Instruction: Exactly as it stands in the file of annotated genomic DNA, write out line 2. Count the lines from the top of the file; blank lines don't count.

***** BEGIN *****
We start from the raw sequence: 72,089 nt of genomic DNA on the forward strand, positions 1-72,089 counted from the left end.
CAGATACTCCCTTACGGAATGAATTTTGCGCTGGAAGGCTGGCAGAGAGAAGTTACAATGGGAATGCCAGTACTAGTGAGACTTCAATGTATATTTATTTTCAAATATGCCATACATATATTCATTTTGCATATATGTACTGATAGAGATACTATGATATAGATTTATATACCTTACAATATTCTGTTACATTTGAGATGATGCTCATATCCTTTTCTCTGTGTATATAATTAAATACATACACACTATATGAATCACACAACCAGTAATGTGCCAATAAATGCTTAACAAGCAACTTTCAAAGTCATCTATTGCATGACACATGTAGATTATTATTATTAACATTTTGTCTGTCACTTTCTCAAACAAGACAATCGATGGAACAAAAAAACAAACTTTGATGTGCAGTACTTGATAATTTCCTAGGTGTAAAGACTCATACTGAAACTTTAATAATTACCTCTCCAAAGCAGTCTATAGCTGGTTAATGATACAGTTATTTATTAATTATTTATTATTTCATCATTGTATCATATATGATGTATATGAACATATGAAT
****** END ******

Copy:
CAGATACTCCCTTACGGAATGAATTTTGCGCTGGAAGGCTGGCAGAGAGAAGTTACAATGGGAATGCCAGTACTAGTGAGACTTCAATGTATATTTATTTTCAAATATGCCATACATATATTCATTTTGCATATATGTACTGATAGAGATACTATGATATAGATTTATATACCTTACAATATTCTGTTACATTTGAGATGATGCTCATATCCTTTTCTCTGTGTATATAATTAAATACATACACACTATATGAATCACACAACCAGTAATGTGCCAATAAATGCTTAACAAGCAACTTTCAAAGTCATCTATTGCATGACACATGTAGATTATTATTATTAACATTTTGTCTGTCACTTTCTCAAACAAGACAATCGATGGAACAAAAAAACAAACTTTGATGTGCAGTACTTGATAATTTCCTAGGTGTAAAGACTCATACTGAAACTTTAATAATTACCTCTCCAAAGCAGTCTATAGCTGGTTAATGATACAGTTATTTATTAATTATTTATTATTTCATCATTGTATCATATATGATGTATATGAACATATGAAT